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Industrial Archaeology—MS

Industrial archaeologists study the physical remains of industrial societies—including artifacts, systems, sites, documents, traditions, and landscapes—within their cultural, ecological, and historical contexts.

The Master of Science in Industrial Archaeology is a professional degree that prepares students for diverse careers in areas including curation and education at historic sites and within museums; heritage and cultural resources management; field archaeology; public history; preservation and planning; education; and community and government service. Graduates of the MS program may also choose to advance their studies in a doctoral program.

Curriculum

Through rigorous course work emphasizing relevant, hands-on opportunities, our curriculum instills in students both a solid theoretical grounding and a practical skill set. Student theses, which are often developed in conjunction with outside sponsors, incorporate real-world situations concerned with proposal preparation and budgeting; site identification, interpretation, preservation, and management; heritage policy and law; and community-based research and management.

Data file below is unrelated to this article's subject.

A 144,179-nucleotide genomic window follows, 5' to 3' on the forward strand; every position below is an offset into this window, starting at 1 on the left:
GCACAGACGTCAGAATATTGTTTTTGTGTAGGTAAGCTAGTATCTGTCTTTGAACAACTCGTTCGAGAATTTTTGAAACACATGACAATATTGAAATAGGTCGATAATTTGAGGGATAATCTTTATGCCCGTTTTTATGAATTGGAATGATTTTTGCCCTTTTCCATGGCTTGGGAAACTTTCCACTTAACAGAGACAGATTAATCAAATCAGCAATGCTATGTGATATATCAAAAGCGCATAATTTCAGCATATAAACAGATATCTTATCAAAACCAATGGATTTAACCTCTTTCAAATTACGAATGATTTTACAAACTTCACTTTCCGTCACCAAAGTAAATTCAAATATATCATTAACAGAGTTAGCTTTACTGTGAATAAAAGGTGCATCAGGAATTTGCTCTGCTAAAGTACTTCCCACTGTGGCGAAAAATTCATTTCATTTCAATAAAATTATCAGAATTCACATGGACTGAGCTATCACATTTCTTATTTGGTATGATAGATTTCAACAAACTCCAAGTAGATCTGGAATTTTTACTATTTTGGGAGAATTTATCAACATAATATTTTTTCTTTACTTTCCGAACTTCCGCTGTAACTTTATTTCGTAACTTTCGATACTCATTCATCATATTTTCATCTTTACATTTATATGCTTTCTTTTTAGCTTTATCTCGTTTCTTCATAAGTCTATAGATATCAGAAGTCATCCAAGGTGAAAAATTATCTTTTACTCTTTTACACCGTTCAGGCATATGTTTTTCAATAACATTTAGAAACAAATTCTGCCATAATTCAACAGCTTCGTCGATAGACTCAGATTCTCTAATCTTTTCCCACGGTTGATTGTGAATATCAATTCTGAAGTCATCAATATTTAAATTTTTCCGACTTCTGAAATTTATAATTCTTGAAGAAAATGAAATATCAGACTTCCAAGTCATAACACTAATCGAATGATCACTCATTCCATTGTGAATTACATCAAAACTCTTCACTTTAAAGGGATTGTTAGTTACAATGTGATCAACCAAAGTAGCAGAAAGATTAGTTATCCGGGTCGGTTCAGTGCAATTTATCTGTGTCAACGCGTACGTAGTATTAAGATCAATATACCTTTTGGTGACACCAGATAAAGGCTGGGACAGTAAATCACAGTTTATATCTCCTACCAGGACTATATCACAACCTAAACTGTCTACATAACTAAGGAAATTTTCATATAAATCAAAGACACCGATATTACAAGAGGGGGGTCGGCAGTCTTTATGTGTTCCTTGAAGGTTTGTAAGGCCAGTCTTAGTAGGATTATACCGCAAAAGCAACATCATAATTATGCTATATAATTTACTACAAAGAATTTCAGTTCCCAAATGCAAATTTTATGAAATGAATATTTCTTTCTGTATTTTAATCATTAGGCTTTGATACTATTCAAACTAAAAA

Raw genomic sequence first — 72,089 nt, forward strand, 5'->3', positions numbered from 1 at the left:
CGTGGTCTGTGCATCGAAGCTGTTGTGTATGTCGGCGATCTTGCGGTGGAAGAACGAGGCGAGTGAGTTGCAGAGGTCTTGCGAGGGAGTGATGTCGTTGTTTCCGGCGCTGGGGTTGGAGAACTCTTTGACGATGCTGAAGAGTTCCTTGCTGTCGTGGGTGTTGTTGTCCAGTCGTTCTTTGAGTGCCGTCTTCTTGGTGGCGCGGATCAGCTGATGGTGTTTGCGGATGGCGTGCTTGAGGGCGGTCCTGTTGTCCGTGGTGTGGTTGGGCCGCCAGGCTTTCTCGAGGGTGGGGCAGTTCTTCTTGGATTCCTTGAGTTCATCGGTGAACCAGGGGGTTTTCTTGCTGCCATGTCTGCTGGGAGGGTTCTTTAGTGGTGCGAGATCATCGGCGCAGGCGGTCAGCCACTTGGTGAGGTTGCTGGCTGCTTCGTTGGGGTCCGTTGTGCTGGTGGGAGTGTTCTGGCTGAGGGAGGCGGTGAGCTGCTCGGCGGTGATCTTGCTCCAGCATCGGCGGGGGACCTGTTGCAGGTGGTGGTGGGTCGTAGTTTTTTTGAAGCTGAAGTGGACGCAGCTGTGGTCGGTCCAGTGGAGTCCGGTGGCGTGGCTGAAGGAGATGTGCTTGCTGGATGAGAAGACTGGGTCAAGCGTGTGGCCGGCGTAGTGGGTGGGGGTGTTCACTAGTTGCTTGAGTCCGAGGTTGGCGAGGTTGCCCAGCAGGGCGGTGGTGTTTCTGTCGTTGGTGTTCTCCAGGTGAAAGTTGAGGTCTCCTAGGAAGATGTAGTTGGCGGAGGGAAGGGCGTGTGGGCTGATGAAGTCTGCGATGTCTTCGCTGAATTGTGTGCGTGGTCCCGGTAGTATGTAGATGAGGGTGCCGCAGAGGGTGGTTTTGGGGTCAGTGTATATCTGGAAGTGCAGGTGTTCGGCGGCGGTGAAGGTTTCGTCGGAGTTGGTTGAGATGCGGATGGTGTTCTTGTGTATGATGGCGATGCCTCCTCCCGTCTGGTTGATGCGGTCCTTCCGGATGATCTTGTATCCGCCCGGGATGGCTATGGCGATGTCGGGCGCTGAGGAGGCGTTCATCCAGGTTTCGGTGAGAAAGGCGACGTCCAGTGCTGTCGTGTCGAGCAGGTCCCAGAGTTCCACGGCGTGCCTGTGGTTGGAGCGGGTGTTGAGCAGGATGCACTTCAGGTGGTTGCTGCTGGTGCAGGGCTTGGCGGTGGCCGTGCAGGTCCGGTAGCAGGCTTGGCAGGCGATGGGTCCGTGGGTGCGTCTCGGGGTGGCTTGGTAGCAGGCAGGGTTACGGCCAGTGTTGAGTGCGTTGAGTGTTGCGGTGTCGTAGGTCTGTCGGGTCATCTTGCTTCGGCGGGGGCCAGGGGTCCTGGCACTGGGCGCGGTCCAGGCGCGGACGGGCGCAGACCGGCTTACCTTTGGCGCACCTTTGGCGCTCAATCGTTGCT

Degree Options

The MS in Industrial Archaeology is a two-year course of study. Students may choose from the following degree options:

Thesis Option

This option requires a research thesis prepared under the supervision of the advisor.  The thesis describes a research investigation and its results. The scope of the research topic for the thesis should be defined in such a way that a full-time student could complete the requirements for a master’s degree in twelve months or three semesters following the completion of course work by regularly scheduling graduate research credits. The thesis must be prepared following the current procedures.  

At least two weeks prior to the oral examination, students must

The Degree schedule form (M4) must be approved before a defense is scheduled.

Students must also report the results of the oral examination and submit a final thesis to the Graduate School prior to completing their degrees.

The minimum requirements are as follows:

Course work (minimum)20 credits
Thesis research6–10 credits
Total (minimum)30 credits
Distribution of course work credit 
5000–6000 series (minimum)12 credits
3000–4000 level (maximum)12 credits

Report Option

This option requires a report describing the results of an independent study project. The scope of the research topic should be defined in such a way that a full-time student could complete the requirements for a master’s degree in twelve months or three semesters following the completion of course work by regularly scheduling graduate research credits. The report must be prepared following the current procedures.

At least two weeks prior to the oral examination, students must

  • Schedule their examination using the Pre-defense form
  • Distribute the report to the examining committee

The Degree schedule form (M4) must be approved before a defense is scheduled.